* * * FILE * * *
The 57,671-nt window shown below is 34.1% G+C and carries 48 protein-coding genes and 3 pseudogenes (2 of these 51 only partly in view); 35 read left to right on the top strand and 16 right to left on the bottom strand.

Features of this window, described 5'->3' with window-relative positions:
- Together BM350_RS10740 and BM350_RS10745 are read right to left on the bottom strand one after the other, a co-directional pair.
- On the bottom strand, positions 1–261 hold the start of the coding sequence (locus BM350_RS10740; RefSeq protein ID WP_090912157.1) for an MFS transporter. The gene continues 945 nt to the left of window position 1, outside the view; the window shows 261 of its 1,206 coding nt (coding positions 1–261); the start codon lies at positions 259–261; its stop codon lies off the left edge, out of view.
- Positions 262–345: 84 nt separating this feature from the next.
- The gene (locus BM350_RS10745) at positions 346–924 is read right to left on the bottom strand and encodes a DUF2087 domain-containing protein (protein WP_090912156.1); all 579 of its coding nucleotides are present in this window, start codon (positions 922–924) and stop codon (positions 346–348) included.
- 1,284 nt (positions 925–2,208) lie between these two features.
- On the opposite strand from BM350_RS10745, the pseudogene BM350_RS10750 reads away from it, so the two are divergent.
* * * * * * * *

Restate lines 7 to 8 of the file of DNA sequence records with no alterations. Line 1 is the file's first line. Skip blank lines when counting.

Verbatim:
- 1,284 nt (positions 925–2,208) lie between these two features.
- On the opposite strand from BM350_RS10745, the pseudogene BM350_RS10750 reads away from it, so the two are divergent.